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Addison's Disease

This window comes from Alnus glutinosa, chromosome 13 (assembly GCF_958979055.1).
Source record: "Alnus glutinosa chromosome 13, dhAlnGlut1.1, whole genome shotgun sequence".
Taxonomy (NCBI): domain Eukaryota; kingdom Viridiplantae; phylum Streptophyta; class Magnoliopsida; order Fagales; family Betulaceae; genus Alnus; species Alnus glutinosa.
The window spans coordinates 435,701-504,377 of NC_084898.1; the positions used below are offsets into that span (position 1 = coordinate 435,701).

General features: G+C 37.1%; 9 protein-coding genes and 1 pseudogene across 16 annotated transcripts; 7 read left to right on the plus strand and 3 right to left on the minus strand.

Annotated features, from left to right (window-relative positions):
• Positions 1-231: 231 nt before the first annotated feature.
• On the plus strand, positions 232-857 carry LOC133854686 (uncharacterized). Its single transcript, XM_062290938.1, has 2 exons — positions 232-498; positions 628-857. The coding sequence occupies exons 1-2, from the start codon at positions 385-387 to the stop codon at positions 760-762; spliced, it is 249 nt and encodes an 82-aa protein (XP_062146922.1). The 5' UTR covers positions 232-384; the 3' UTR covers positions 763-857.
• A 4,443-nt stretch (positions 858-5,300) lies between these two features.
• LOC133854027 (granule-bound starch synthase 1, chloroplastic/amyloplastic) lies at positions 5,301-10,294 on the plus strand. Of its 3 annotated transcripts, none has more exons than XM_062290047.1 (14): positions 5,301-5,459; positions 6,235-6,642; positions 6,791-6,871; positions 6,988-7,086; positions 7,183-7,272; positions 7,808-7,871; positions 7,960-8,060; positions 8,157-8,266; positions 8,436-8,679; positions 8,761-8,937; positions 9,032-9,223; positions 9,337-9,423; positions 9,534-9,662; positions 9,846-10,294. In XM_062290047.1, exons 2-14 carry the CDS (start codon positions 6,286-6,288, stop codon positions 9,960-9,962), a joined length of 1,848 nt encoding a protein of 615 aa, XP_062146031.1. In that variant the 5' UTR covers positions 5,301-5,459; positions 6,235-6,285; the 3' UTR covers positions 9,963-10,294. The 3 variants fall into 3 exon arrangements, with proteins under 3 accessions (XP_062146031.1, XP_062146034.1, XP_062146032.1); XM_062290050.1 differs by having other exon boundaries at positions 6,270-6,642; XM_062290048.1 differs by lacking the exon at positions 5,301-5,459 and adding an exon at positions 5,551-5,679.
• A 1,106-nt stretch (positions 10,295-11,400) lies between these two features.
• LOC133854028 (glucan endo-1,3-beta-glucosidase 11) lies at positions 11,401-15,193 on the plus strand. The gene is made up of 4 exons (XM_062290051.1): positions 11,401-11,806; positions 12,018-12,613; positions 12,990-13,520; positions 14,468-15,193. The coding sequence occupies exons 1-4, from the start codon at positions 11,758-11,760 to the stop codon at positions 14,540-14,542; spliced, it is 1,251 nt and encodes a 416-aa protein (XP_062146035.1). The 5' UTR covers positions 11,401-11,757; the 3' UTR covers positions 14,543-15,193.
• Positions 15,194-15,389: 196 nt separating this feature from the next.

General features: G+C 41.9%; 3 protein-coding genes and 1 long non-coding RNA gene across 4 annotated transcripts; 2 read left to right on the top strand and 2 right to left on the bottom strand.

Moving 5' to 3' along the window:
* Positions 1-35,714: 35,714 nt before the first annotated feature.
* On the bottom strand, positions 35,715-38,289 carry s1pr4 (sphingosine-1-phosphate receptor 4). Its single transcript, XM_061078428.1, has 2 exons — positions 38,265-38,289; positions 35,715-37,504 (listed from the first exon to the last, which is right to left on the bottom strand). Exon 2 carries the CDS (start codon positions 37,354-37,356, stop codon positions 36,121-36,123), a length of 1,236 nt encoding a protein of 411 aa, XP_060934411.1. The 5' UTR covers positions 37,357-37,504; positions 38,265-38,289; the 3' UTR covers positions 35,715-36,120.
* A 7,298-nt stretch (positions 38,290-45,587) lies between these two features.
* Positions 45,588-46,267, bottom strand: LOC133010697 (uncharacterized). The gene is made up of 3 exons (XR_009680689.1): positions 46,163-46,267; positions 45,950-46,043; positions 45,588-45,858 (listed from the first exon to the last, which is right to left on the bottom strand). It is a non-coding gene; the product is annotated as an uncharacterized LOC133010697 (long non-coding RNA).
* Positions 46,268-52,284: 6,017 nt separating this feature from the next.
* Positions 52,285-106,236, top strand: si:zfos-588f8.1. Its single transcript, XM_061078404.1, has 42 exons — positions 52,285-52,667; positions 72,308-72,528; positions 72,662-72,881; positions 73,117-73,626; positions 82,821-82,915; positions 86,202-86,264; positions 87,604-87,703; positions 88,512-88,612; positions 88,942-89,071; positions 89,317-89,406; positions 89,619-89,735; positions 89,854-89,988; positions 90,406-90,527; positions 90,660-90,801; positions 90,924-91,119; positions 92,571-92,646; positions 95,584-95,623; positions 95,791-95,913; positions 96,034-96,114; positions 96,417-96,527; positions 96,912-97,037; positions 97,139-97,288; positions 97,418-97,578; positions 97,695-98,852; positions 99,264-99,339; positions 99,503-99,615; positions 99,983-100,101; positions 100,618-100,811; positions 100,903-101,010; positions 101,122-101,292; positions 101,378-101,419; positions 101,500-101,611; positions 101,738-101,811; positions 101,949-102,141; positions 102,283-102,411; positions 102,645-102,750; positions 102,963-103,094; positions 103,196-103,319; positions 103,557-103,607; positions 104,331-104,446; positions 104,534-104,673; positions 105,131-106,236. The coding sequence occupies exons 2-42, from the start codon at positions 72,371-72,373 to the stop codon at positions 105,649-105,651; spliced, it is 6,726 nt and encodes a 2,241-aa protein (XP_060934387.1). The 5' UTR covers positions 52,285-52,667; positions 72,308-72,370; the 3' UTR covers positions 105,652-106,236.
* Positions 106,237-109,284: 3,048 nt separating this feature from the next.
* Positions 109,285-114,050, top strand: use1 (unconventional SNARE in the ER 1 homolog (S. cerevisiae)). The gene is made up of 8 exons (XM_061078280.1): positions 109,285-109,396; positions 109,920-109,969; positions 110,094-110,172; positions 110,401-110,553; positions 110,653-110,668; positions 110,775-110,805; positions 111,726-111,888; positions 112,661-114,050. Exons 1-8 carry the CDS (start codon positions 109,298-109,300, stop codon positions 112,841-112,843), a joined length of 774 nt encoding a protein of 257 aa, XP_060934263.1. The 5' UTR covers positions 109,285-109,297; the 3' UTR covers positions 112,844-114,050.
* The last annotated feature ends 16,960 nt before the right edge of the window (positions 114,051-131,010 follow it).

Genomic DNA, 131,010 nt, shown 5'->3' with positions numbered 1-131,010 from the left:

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Addison’s disease Addison’s disease happens when the adrenal glands do not produce the hormones there are supposed to. The adrenal glands are responsible for producing glucocorticoid hormones, mineralocorticoid hormones, and sex hormones. Addison’s disease can be caused by a number of things such as infections, blood loss, tumors, or some medications. All these things cause trauma to the adrenal cortex and less hormone is produced. Infections such as tuberculosis and AIDS are two of the most common that cause Addison’s disease. An adrenal crisis is a complication of the disease (Rennert). Signs and symptoms of Addison’s disease are commonly mistaken for other disease. Addison’s disease is rare so doctors will often diagnose patients with anorexia nervosa or some type of mental illness. Chronic diarrhea, nausea, vomiting, and loss of appetite are common symptoms (Professional Guide to Diseases 629). They are common symptoms of several things so doctors do not associate Addison’s disease with this right away. Other symptoms can be changes in heart rate or blood pressure, darkening of the skin in some places, paleness, extreme weakness, fatigue, slow or sluggish movement, mouth lesions, salt cravings, mental confusion, and loss in libido. Addison’s disease can be diagnosed by several test. Some test may show an increase in potassium, low blood pressure, low cortisol levels, low serum sodium, and normal sex hormone levels (Rennert). This disease can also change the results of many test. The test for Addison’s disease is I.V. administration of corticotrophin over six to eight hours. Then a urine sample is taken twenty-four hours later to determine cortisol. I.V. administration of metyrapone. This will block cortisol production and should stimulate the release of corticotrophin. If there are high levels of corticotrophin, and...

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